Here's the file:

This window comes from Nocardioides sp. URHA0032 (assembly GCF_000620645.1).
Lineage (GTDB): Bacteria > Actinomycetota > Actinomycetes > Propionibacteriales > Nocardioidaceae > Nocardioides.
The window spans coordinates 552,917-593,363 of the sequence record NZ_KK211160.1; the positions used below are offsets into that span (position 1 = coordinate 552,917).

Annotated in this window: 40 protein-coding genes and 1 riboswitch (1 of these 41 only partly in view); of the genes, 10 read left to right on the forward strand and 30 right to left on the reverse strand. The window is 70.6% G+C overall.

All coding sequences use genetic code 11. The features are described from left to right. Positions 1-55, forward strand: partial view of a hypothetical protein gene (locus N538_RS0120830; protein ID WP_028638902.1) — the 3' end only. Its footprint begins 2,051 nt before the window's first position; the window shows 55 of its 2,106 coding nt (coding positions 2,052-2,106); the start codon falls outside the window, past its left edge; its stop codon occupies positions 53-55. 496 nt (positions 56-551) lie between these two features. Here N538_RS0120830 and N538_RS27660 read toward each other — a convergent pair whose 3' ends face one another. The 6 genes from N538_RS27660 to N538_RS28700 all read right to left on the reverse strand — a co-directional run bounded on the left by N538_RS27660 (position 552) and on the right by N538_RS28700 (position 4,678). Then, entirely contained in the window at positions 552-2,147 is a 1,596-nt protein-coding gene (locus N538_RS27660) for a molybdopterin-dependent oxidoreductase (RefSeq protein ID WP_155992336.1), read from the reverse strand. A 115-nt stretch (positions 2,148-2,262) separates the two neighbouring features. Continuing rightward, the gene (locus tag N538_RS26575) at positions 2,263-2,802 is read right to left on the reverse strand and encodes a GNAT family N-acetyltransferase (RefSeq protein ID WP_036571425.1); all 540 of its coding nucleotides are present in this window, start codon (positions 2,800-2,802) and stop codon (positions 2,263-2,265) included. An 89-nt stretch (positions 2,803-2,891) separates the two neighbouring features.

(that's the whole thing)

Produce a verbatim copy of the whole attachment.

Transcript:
This window comes from Nocardioides sp. URHA0032 (assembly GCF_000620645.1).
Lineage (GTDB): Bacteria > Actinomycetota > Actinomycetes > Propionibacteriales > Nocardioidaceae > Nocardioides.
The window spans coordinates 552,917-593,363 of the sequence record NZ_KK211160.1; the positions used below are offsets into that span (position 1 = coordinate 552,917).

Annotated in this window: 40 protein-coding genes and 1 riboswitch (1 of these 41 only partly in view); of the genes, 10 read left to right on the forward strand and 30 right to left on the reverse strand. The window is 70.6% G+C overall.

All coding sequences use genetic code 11. The features are described from left to right. Positions 1-55, forward strand: partial view of a hypothetical protein gene (locus N538_RS0120830; protein ID WP_028638902.1) — the 3' end only. Its footprint begins 2,051 nt before the window's first position; the window shows 55 of its 2,106 coding nt (coding positions 2,052-2,106); the start codon falls outside the window, past its left edge; its stop codon occupies positions 53-55. 496 nt (positions 56-551) lie between these two features. Here N538_RS0120830 and N538_RS27660 read toward each other — a convergent pair whose 3' ends face one another. The 6 genes from N538_RS27660 to N538_RS28700 all read right to left on the reverse strand — a co-directional run bounded on the left by N538_RS27660 (position 552) and on the right by N538_RS28700 (position 4,678). Then, entirely contained in the window at positions 552-2,147 is a 1,596-nt protein-coding gene (locus N538_RS27660) for a molybdopterin-dependent oxidoreductase (RefSeq protein ID WP_155992336.1), read from the reverse strand. A 115-nt stretch (positions 2,148-2,262) separates the two neighbouring features. Continuing rightward, the gene (locus tag N538_RS26575) at positions 2,263-2,802 is read right to left on the reverse strand and encodes a GNAT family N-acetyltransferase (RefSeq protein ID WP_036571425.1); all 540 of its coding nucleotides are present in this window, start codon (positions 2,800-2,802) and stop codon (positions 2,263-2,265) included. An 89-nt stretch (positions 2,803-2,891) separates the two neighbouring features.